Tariq Saeed, the man reviving Urdu cricket commentary in Pakistan | Cricket News

When Tarek Saeed was hit by a cricket ball just above his right eye, the life of a college student at the time underwent a remarkable change.

Until then, Saeed wanted to play cricket, do well and maybe one day represent Pakistan, a dream of millions in the country but only a few achieved.

But the guard left a deep cut above his eye and left his life goals flat on the ground.

“After that incident, I quit cricket completely. I used to be afraid of the ball. Every time I hit, I would see two of these bowlers running towards me,” Saeed told Al Jazeera.

Saeed added that those with a passion for the game find an excuse to stay involved, and a way for the strong bond to develop into a career – or a lesser one – in cricket.

“Growing up, I loved listening to some of the commentators on the Pakistan matches – Iftikhar Ahmed, Hassan Jalil, Omar Qureshi to name a few.

“After I quit playing, a friend of mine took me to an exhibition match at FC College [in Lahore] And he made me do some comments.

“There, I received a lot of applause. Later on, a nationally lit tournament was also held in Lahore with first-class national cricketers. I made some comments there on the PA system and Abdul Qadir [former Pakistan cricketer] The Cibra franchise [sports writer] He came to congratulate me then.”

Saeed refers to that incident as a turning point, as he embarked on a journey that not only brought him many glories and journeys, but also Urdu commentaries in Pakistan gave him new life.

Tariq Saeed (right) shares a comment box with former Pakistan captain Waseem Akram [Courtesy of Tariq Saeed]

Born in Montgomery District (now known as Sahiwal District), about 112 kilometers (70 miles) from Lahore, Saeed grew up in a culture revolving around sports. Named after Sir Robert Montgomery during the British rule of India before partition, the area has produced many cricket and hockey players.

“My cousin was very interested in hockey and cricket and I would go and watch him play. My father used to tell me stories about Syed Muhammad Jafar [former India hockey player and Olympian] Being born here made me interested in sports as well.”

Fast-forward a few decades and Saeed is now one of the most popular cricket followers in the country.

As Pakistan currently lacks quality cricket commentators, Saeed has also ensured that cricket lovers’ love affair with Urdu commentaries has been rekindled.

“Before 1970, Urdu commentary on cricket matches wasn’t even popular. Even on the radio, she was getting a five-minute slot. Since the 1970s, it has been given 50 percent of airtime.

But after the explosion of Lahore [on Sri Lankan team bus in 2009]No one paid any attention to him.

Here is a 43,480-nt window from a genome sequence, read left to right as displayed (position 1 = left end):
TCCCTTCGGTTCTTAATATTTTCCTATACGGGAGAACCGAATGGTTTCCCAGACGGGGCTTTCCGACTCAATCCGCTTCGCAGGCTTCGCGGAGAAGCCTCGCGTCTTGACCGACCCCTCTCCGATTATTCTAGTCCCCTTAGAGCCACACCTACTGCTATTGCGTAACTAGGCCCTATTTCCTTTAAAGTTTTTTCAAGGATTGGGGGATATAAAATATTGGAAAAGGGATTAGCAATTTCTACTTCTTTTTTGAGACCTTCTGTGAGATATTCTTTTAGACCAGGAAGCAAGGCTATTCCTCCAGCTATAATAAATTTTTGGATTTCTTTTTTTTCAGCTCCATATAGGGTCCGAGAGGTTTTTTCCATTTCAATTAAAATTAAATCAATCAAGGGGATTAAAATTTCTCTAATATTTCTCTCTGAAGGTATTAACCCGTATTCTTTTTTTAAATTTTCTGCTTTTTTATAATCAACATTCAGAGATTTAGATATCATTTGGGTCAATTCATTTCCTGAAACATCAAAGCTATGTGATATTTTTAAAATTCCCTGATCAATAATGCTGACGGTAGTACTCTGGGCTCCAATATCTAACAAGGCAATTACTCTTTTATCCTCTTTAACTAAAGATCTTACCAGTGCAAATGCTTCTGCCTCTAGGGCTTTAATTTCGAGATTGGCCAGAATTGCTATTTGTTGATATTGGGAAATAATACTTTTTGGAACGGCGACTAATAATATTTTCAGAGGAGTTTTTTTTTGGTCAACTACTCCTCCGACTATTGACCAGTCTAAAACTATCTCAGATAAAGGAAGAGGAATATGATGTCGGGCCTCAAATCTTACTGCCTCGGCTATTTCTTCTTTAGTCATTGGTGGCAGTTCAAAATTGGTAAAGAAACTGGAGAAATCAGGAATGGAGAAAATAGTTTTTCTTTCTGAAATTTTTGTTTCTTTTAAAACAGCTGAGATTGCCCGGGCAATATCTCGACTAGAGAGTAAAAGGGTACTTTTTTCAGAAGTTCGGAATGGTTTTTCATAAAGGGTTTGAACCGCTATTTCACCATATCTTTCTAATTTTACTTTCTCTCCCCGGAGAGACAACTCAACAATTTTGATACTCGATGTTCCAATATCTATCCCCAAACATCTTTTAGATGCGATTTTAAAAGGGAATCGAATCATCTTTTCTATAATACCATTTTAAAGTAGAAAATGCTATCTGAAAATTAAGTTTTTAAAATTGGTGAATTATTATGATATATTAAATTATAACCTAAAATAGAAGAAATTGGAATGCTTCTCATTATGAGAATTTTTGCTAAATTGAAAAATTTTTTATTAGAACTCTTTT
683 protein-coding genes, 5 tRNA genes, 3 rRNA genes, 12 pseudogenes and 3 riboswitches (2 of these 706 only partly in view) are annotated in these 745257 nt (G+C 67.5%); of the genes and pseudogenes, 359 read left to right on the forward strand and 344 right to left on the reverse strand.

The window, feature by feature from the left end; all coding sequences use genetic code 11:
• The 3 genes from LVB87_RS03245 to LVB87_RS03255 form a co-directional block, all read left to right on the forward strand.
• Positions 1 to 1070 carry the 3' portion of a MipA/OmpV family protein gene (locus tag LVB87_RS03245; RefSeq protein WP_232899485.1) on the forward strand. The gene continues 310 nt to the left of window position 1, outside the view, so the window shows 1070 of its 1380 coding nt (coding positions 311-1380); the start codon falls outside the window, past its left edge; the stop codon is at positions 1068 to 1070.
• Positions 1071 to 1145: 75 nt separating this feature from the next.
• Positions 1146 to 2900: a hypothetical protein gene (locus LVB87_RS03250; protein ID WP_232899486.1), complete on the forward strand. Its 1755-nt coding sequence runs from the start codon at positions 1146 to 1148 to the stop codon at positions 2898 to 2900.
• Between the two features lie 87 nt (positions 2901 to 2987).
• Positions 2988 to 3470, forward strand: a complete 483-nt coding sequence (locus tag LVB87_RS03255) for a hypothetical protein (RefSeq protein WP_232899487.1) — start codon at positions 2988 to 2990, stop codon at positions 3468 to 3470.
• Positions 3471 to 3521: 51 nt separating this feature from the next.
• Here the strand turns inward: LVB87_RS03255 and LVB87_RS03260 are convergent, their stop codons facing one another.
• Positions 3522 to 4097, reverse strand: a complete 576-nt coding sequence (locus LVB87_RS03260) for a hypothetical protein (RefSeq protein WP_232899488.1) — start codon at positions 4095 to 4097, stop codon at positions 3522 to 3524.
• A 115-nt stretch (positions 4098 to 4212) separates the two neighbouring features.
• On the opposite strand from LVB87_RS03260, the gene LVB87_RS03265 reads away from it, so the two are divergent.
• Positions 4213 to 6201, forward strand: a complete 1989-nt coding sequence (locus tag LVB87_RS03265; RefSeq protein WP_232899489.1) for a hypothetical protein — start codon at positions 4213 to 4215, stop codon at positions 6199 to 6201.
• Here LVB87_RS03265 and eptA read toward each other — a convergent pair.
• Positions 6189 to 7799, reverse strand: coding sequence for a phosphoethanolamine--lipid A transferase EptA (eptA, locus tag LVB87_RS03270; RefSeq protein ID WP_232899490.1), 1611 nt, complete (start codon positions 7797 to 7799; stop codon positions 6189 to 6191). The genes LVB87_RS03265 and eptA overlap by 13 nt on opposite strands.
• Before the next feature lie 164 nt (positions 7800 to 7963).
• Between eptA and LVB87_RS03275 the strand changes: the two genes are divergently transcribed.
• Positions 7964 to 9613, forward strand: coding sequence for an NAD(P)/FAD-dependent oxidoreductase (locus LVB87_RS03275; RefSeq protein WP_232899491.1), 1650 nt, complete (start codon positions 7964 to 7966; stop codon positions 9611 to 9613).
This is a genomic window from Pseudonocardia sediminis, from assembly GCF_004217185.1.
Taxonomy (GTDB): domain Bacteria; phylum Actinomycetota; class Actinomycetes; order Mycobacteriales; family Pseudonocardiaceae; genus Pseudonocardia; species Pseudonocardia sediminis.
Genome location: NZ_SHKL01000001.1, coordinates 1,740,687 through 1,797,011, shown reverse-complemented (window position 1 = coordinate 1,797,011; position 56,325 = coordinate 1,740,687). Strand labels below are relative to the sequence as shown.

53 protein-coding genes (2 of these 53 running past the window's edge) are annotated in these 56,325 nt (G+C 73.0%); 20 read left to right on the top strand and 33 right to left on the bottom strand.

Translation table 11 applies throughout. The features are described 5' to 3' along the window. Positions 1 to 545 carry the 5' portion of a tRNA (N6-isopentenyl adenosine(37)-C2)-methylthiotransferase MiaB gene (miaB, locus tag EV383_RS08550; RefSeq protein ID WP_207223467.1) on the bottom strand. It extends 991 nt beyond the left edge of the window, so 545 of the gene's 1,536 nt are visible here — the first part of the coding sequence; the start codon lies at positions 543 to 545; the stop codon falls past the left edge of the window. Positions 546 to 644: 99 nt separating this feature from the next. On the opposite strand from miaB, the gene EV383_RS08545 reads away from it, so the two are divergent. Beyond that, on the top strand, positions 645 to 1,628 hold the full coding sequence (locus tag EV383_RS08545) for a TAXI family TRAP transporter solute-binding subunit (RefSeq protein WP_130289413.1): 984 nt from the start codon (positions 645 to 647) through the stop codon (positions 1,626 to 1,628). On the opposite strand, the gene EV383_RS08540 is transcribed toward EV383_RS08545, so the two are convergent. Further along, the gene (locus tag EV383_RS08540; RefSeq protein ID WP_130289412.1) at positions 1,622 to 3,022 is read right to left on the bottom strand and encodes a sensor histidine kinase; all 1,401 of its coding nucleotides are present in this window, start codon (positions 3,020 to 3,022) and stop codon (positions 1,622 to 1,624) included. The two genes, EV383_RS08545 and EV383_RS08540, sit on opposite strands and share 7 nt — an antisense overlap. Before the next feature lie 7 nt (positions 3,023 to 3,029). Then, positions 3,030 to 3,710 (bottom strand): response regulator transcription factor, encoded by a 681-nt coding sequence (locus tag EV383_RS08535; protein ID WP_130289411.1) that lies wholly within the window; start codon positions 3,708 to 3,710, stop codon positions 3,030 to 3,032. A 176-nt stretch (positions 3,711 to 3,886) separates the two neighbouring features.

“Revival of Urdu commentary is very important for Pakistan international matches. People missed it. Pakistan Cricket Board made Urdu commentary on Pakistan Super League [domestic T20 league featuring international players] Which is good.

“If you look at India, you will find comments in eight languages.”

Saeed’s journey from standing on the microphone at that lit-up tournament in Lahore to international matches has not been easy. When he was 18 years old, he was told that he was too young when he called Radio Pakistan for an audition and a chance to be part of the popular commentary team.

But when Said tried his luck again two years later, with a responsible new product, the result was much better.

“Someone told me that the sports producer had changed on Radio Pakistan so I thought I would meet him. He was Khaled Waqar, the best radio producer ever. He did my audition and the rest is history. He is my teacher and my mentor and everything I learned after that was through him.”

In addition to commenting on cricket, Saeed has worked as a reporter for local Urdu newspapers and is the correspondent for Deutsche Welle in Pakistan. He has also commented on the hockey matches and the Kabaddi World Cup Final between India and Pakistan which made him realize how in some parts of the country cricket was not the most popular sport.

But like athletes, Saeed said commentators need to take care of their minds, their bodies, and most importantly their throat, which supplies them with bread and butter.

“During busy season, I don’t drink cold water or sodas. No ice cream for me either. On match days I drink tea before every spell. I gargle with hot water frequently. You need to take care of your throat and make sure you don’t eat anything sour or greasy.” .

“I also make sure I don’t eat too much while commenting because it makes me sleepy which is not a good thing when you’re on a mic. You have to be very focused and focused on what’s going on in the middle. If you miss a ball or related events from previous transgressions, it becomes It’s tough as the game progresses.”

Saeed adds that just focusing and reporting on what is happening is not enough to keep listeners and viewers engaged.

“If it’s a long match, like tests or first-class matches, you need to create a storyboard to keep the audience interested. In Twenty20 it’s all business so there’s no time or need for that. But in the longer format, you need to focus more, maybe as The players do, not just to ensure you don’t get out of the zone.”

While Saeed celebrates the return of cricket – internationals and PSL – to Pakistan after a long drought, he remains content with the path his life has taken after that injury over his eye.

“Nearly 95 per cent of the individuals you see associated with cricket off the pitch are those who once wanted to become cricketers but couldn’t achieve their dreams. I am happy to be one of those.”


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